2003 Seattle Annual Meeting (November 2–5, 2003)

Paper No. 4
Presentation Time: 8:45 AM


PRECHT, William F., Ecological Sciences Program, PBS&J, 2001 NW 107th Avenue, Miami, FL 33172 and ARONSON, Richard B., Department of Marine Sciences, Dauphin Island Sea Lab, 101 Bienville Boulevard, Dauphin Island, AL 36528, bprecht@pbsj.com

The fingerprint of global climate change can be mapped via the response of species to changes in their physiographic environmental settings. We report the first known example of poleward expansion of a Caribbean coral genus in response to recent patterns of climatic warming. Reef-coral assemblages dominated by the staghorn coral Acropora cervicornis were discovered off Fort Lauderdale, Florida in 1998, where they had not been observed previously. In addition, the elkhorn coral A. palmata was observed for the first time in 2002 on reefs of the Flower Garden Banks in the northern Gulf of Mexico. The appearance of acroporid corals north of their previously known range is associated with a decadal-scale increase in annual sea-surface temperature. Significantly, the present northward expansion of acroporids has a historical precedent that can be used to model the future response of these corals.

During the early to middle Holocene (9-4 ka), oceanic conditions favored the growth and accumulation of Acropora spp. along the shelf margin of the Florida reef tract. Acropora-dominated reefs up to 10 m thick ranged as far north as Palm Beach County. These thick deposits as far as 150 km north of their present limit implies that Acropora spp. are capable of responding rapidly to climate change through range shifts. In the early to middle Holocene, lower sea level placed the active shelf-margin reef system in closer proximity to the Gulf Stream than it is today. Stable isotopic records indicate that the extratropical North Atlantic was 2-4oC warmer than at present. This millennial-scale, high-amplitude climate flicker during the mid-Holocene caused many organisms to increase their ranges northward. The climate flicker also correlates with the northernmost expansion of coral reefs in the Pacific. As temperatures cooled after the mid-Holocene, the northern limit of acroporid reef growth in the Atlantic regressed south to the northern Florida Keys.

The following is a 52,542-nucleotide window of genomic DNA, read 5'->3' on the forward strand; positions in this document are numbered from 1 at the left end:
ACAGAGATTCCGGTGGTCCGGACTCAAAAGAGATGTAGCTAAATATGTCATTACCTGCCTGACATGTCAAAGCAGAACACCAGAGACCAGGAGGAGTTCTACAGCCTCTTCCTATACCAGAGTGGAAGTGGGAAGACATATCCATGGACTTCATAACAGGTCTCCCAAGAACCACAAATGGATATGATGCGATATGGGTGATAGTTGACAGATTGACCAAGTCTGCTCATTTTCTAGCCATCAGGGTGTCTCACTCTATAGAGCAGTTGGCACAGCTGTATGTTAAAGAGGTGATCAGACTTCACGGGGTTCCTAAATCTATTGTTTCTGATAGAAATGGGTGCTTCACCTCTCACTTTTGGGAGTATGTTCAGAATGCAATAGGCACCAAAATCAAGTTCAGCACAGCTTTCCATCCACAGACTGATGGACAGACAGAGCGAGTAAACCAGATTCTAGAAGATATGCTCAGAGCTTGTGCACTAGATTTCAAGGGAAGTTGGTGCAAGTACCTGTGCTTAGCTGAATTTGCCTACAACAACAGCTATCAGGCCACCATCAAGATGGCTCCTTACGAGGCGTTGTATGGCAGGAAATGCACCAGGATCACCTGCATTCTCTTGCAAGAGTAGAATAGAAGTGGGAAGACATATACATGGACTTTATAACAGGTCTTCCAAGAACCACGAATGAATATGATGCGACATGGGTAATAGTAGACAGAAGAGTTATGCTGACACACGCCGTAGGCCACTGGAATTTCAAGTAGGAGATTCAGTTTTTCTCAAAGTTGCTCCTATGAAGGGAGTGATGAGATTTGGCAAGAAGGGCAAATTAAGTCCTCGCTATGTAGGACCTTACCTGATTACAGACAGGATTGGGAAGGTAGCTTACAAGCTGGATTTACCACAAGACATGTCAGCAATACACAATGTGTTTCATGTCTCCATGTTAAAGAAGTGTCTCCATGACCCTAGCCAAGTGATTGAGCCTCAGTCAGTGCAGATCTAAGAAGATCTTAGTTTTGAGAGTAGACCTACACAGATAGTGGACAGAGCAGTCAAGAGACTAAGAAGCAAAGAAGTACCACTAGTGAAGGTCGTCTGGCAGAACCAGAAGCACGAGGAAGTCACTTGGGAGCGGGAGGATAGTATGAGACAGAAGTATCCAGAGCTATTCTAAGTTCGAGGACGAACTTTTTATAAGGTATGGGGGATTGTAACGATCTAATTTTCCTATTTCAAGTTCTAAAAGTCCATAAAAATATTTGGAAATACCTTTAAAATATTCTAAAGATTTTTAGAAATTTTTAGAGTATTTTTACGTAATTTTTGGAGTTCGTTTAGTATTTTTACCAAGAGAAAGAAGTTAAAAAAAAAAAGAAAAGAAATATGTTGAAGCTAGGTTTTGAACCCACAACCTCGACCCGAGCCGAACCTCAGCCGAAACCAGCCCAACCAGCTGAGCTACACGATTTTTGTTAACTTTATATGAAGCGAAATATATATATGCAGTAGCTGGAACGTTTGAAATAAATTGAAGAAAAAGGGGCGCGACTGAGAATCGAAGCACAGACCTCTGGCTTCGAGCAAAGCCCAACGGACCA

The northward expansion and then southward contraction of framework-building corals implicates climate change as an important forcing mechanism in the distribution of reef systems. Under current scenarios of global warming, the continued northward expansion of Acropora-dominated reefs is a strong possibility, mimicking the geographic distribution of reefs in the mid-Holocene.